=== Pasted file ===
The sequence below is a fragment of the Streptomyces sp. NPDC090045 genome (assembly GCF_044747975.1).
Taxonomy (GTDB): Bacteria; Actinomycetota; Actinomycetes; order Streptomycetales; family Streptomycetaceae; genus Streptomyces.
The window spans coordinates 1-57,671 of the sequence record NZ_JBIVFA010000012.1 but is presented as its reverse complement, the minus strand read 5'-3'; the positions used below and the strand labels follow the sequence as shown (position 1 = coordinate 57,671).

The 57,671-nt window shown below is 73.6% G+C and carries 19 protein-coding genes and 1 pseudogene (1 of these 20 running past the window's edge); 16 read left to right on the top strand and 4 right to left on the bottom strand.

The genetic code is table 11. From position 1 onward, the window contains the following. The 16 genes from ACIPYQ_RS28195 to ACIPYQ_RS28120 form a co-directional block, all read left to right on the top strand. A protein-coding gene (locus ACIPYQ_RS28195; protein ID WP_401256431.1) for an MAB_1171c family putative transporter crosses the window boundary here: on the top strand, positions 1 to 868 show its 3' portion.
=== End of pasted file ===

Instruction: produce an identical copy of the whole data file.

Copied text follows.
The sequence below is a fragment of the Streptomyces sp. NPDC090045 genome (assembly GCF_044747975.1).
Taxonomy (GTDB): Bacteria; Actinomycetota; Actinomycetes; order Streptomycetales; family Streptomycetaceae; genus Streptomyces.
The window spans coordinates 1-57,671 of the sequence record NZ_JBIVFA010000012.1 but is presented as its reverse complement, the minus strand read 5'-3'; the positions used below and the strand labels follow the sequence as shown (position 1 = coordinate 57,671).

The 57,671-nt window shown below is 73.6% G+C and carries 19 protein-coding genes and 1 pseudogene (1 of these 20 running past the window's edge); 16 read left to right on the top strand and 4 right to left on the bottom strand.

The genetic code is table 11. From position 1 onward, the window contains the following. The 16 genes from ACIPYQ_RS28195 to ACIPYQ_RS28120 form a co-directional block, all read left to right on the top strand. A protein-coding gene (locus ACIPYQ_RS28195; protein ID WP_401256431.1) for an MAB_1171c family putative transporter crosses the window boundary here: on the top strand, positions 1 to 868 show its 3' portion.